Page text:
2018-08-30 / Nature

Saving the Monarch Butterfly

By Charles Avenengo


Lily Herberger, Newport Tree Conservancy’s Arboreta coordinator, examines an adult monarch that emerged from its chrysalis, moments earlier, during a public demonstration at Rogers High School last month. Looking on is fellow milkweed grower Jack Booth. (Photo by Jed Wilcox) Lily Herberger, Newport Tree Conservancy’s Arboreta coordinator, examines an adult monarch that emerged from its chrysalis, moments earlier, during a public demonstration at Rogers High School last month. Looking on is fellow milkweed grower Jack Booth. (Photo by Jed Wilcox) The fall migration is on. Southbound birds are beginning to appear at local hotspots in profusion. Included with this migration are species of butterflies, including the familiar monarch butterfly. Currently, at any moment during a sunny day, you might see the orange and-black butterfly winging its way thousands of miles south towards the Mexican highlands.

One of North America’s most iconic animals, most people recognize the monarch butterfly. A fascinating history adds to its allure. The migrants we see today are heading toward one of a dozen groves of fir trees high in the Sierra Madre Mountains of the Mexican state of Michoacan.

Flying thousands of miles in these mountains, where the monarchs will spend the winter in a state of torpor nearly two miles above sea level, is a remarkable achievement. But they will then reverse this migration in spring and head north to spread out across the North American continent.

Researchers claim this succession will take five generations (the cycle was formerly believed to be three generations). After breeding, the adults die. Therefore, the monarchs we currently see are migrating to a place they have never been before, not bad for an insect whose brain is no larger than a pinhead.

In recent years, the monarch’s numbers have been declining. A combination of devastating logging practices in the Mexican mountains has led to deforestation that reduces available wintering terrain, and harmful agricultural practices in North America have also been detrimental.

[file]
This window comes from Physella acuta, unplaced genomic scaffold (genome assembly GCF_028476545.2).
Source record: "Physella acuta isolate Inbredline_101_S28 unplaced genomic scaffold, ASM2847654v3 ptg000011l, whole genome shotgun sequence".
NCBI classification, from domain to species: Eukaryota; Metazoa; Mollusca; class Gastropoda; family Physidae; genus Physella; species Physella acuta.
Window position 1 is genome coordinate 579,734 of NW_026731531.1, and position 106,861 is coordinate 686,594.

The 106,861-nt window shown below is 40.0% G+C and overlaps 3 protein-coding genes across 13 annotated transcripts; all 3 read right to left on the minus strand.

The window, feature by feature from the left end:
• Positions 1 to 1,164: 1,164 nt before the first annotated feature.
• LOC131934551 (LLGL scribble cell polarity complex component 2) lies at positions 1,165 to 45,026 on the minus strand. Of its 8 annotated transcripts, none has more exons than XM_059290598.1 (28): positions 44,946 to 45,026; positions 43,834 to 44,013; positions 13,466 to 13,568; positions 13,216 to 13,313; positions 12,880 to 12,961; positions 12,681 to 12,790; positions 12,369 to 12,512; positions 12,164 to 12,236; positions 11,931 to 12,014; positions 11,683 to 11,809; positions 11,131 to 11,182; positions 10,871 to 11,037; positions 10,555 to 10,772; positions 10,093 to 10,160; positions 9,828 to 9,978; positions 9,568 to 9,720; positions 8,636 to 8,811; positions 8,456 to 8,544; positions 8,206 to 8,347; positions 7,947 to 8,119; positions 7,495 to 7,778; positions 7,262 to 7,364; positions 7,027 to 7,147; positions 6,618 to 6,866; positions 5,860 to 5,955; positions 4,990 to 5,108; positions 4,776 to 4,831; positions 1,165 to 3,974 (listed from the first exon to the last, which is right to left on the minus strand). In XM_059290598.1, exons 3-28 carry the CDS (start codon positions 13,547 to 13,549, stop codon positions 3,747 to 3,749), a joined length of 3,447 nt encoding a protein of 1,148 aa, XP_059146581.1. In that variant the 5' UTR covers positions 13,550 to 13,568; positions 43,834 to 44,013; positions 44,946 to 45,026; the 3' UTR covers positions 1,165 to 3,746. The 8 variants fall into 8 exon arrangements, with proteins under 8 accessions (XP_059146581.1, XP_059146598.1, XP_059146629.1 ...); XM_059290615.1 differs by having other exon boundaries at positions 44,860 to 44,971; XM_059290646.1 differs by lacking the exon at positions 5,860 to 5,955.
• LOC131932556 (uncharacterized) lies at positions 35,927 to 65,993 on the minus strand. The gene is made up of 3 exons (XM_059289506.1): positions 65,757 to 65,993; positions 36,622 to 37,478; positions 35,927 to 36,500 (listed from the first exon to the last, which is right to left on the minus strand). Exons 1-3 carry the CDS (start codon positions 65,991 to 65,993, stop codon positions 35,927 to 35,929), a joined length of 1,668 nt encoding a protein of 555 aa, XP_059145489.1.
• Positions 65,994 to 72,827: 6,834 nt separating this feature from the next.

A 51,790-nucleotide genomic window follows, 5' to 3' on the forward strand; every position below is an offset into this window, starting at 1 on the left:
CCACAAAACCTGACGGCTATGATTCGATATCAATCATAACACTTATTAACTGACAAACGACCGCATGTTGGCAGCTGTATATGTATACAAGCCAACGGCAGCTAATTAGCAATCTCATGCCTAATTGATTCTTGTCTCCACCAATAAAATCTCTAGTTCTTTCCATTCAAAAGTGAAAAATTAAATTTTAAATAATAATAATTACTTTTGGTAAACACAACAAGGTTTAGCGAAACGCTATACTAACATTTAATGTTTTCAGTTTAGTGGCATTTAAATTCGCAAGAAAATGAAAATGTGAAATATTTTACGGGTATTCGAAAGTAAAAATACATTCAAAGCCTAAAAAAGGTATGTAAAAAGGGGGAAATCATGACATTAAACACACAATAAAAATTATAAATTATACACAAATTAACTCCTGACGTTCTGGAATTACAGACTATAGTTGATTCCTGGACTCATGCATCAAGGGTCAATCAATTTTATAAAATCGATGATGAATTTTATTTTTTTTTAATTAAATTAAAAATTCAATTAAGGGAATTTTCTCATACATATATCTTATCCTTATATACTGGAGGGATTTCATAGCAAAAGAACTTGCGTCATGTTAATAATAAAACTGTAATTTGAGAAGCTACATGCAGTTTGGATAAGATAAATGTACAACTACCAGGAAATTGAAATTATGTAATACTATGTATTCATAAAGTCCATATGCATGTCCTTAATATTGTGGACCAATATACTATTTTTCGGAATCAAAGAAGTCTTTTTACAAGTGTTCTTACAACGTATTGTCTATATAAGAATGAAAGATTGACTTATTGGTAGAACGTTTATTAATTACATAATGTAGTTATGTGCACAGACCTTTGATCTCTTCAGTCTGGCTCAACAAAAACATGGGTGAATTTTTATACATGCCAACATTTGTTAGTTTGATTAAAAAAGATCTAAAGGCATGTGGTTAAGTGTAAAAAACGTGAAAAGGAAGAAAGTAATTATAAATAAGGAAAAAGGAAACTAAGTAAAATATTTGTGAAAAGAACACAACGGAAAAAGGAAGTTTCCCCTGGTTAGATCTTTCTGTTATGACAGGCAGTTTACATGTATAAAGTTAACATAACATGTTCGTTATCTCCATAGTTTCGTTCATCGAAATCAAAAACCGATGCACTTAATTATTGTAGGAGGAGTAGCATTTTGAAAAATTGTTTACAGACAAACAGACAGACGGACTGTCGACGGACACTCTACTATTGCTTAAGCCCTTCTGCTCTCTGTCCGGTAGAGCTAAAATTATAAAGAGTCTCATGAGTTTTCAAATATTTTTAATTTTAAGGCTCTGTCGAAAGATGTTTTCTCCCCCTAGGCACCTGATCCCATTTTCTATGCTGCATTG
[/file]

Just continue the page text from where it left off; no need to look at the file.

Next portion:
Here, the issue has been the liberal use of pesticides that have killed off much of the native milkweed plant. Milkweed is the only plant upon which monarchs will lay their eggs, and feed on, refueling while undergoing their lengthy migrations.

The decline is staggering. Because the butterflies’ essential habitat is getting whacked on both ends, studies show that in the past decade the monarchs arriving in Mexico have dropped from 550 million to 33 million. The total area of their wintering roosts is now five acres, the size of a shopping mall parking lot.

Observers in recent years have bemoaned the lack of monarchs.

This year, however, locally, things seem to be brightening up a little, with healthy numbers of monarchs seemingly everywhere. One reason for this resurgence can be attributed to a small cadre of concerned citizens.

Following a national movement, this group has planted milkweed, thus offering the beleaguered butterflies additional opportunities to feed and lay their eggs. Spearheaded by the Newport Tree Conservancy’s staff horticulturist Kristyn Woodland, the cultivating of milkweed on Aquidneck Island is on the upswing.

“I started the live milkweed plant routine last year,” said Woodland, who has been active with Newport’s gardens and trees for decades. “People are doing this all over the country.”

During a public demonstration last month at the “Tree House” at Rogers High School, Woodland and her colleagues exhibited the fruits of their efforts. Various phases of monarch butterflies were on display for a public demonstration. These included hand-reared eggs, caterpillars and pupae, including one that emerged from its chrysalis as a “newborn” adult during the actual presentation.

The Tree House, a structure recently erected in collaboration with the Newport Tree Society, is part of an innovative program at the high school called the "Newport Project." The program enables students to immerse themselves in various fields across the city. In addition to raising milkweed and rearing the monarchs, students are also nurturing more than 50 species of trees that will someday be planted in Newport.

Meanwhile, the milkweed cultivators have their work cut out for them. The U.S. Geological Survey recently indicated that 1.8 billion milkweed stems need to be planted in order to return monarchs to a sustainable population size.

But don’t tell this to Woodland and her small band of milkweed planters. After all, an equally small and defiant group once rebelliously poured tea into Boston Harbor, and look at the end result.

Naturalist Charles Avenengo has been chasing Aquidneck Island wildlife for more than 40 years.

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